Who's Watching Your Back?
    As I read through dealer websites, I’m often surprised at how
    many advertising violations I find. You would think that website
    providers would make sure that this doesn’t occur, right?
Copyright© 2008-2010 Automotive Dealers Network. All rights reserved.
Jim Radogna is the President of Dealer Compliance
Consultants, Inc., a San Diego, California training and
consulting firm. He has more than 20 years of
broad-based management, training and consulting
experience in the automotive industry.
Jim Radogna
President/Dealer Compliance Consultants
email:
jradogna@automotivedealersnetwork.com
AutoPro Training Solutions            I               Motorcycle Dealers Network
SM
You should never assume that the company that creates and maintains your
website follows all the laws and regulations governing advertising compliance. State
advertising laws vary and the responsibility for compliance lies with the dealership,
not the vendor. Here are some examples of what I’ve run into and issues to look for:

  • Disclaimers - Website providers sometimes include boilerplate factory
    disclaimers on inventory pages that identify vehicles by a specific VIN and
    price, such as:
  • Advertised vehicles are subject to actual dealer availability. Certain
    vehicles listed may not be available, or May have different prices.”
  • Pricing and availability varies by dealership.”
  • “Prices do not include dealer charges", such as advertising, that can
    vary by manufacturer or region, or costs for selling, preparing,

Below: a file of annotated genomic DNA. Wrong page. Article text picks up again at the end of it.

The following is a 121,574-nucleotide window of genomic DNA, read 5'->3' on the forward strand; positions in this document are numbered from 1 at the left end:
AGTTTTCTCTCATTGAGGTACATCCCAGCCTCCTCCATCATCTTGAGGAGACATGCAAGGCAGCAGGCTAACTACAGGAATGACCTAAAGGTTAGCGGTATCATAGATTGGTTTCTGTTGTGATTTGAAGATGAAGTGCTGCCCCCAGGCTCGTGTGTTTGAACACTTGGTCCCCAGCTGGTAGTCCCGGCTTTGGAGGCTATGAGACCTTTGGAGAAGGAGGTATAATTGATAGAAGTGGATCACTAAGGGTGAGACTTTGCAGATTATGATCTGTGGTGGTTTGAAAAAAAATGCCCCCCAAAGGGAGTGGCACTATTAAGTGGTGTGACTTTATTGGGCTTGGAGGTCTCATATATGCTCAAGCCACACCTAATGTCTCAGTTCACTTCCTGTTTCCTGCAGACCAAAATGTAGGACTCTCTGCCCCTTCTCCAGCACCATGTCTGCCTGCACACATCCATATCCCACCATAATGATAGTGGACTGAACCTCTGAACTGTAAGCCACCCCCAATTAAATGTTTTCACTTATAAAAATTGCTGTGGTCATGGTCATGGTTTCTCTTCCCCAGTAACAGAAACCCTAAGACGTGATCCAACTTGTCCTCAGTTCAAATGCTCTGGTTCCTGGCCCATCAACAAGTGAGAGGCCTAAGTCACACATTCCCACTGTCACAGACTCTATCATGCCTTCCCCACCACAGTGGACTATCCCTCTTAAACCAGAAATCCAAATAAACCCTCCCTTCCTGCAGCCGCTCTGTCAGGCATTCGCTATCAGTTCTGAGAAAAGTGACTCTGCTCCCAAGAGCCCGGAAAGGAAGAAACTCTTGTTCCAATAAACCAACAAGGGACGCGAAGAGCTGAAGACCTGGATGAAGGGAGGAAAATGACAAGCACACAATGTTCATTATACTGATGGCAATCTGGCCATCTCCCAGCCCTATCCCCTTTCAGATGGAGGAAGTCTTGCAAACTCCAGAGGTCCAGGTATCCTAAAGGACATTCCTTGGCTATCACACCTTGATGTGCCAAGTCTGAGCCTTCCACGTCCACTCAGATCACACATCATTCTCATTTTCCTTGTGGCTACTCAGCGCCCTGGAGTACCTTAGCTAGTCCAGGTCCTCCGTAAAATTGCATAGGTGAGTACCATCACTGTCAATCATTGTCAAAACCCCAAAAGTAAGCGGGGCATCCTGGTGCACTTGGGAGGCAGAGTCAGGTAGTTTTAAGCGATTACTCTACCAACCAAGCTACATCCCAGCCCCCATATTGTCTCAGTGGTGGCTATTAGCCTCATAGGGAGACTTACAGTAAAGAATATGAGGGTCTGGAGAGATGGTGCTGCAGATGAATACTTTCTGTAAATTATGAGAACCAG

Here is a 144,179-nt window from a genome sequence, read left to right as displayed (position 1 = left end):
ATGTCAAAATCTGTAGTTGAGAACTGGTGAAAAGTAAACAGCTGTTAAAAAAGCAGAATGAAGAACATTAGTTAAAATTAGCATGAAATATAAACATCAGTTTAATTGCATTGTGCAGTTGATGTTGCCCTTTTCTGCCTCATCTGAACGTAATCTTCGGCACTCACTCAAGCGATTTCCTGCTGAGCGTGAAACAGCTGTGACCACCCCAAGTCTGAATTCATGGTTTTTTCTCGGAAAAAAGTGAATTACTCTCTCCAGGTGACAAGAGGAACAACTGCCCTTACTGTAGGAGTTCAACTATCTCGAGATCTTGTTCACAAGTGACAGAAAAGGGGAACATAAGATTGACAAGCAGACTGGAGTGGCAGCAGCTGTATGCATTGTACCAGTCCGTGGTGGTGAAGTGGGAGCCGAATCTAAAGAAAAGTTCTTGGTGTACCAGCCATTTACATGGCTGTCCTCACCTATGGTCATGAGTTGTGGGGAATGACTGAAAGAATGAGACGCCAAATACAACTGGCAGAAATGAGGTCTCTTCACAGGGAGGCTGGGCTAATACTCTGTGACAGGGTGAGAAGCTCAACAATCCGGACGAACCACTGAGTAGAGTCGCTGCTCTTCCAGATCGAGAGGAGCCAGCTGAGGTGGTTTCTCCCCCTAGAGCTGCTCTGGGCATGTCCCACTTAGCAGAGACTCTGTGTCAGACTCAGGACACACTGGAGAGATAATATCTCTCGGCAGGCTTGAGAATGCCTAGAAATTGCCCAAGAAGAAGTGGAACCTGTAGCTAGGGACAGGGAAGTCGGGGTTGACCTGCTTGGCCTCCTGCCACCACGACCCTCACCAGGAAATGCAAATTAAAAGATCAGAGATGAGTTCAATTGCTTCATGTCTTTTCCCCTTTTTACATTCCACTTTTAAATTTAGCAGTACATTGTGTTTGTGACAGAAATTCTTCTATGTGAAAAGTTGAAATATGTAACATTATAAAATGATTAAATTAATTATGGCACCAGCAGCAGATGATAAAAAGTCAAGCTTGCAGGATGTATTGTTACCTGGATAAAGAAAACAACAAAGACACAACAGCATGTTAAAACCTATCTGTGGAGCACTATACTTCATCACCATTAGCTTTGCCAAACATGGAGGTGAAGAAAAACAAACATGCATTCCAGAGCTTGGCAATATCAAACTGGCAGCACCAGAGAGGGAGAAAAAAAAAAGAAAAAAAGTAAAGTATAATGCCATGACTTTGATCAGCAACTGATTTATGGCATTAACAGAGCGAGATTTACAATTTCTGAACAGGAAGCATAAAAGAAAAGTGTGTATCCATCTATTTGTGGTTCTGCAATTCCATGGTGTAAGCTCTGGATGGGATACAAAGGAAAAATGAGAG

displaying or financing the vehicle.
  • “Images displayed may not be representative of the actual trim level of
    the vehicle.”
  • “Information provided is believed to be accurate but all specifications,
    pricing and availability must be confirmed in writing (directly) with the
    dealer to be binding.”

While these types of disclaimers may be appropriate when advertising a
model line, they probably shouldn’t be associated with specific vehicles.
Advertised vehicles that are identified by VIN are subject to prior sale, but
they certainly should not be subject to “different prices”. You should also
determine which charges are allowed to be excluded from an advertised
price in your state.

  • Check to determine if all necessary disclosures are present on your site. For
example, “advertised prices exclude tax, government fees, etc.” Again, do not
assume that your website provider is utilizing language that is acceptable in
your particular state or including all of the required disclosures.

  • Be sure that all disclaimers are clearly and conspicuously displayed and not
buried away in a difficult-to-find link elsewhere on the site.

  • If payments, downpayments or interest rates are advertised, make sure that
all of the proper Truth in Lending and state disclosures are included.

  • Ensure that lease programs are properly disclosed. Many factory national
    lease programs contain generic information that may not be sufficient or
    appropriate in your state.
Bookmark and Share
It’s never a bad idea to have your website thoroughly reviewed by a compliance professional. Remember, advertising
violations can be easy for regulators to spot and difficult to defend against.
  • Some states require that vehicle history, such as prior rental or demonstrator, is disclosed on vehicle
    advertisements. Does your website provide a way to include these disclosures?

  • Ensure that vehicles are promptly removed from the website after they have been sold. Some sites are linked
    to the dealer’s DMS and will remove sold units automatically, while others require vehicles to be removed
    manually. Sold units should always be removed promptly to avoid potential bait and switch advertising claims.
TM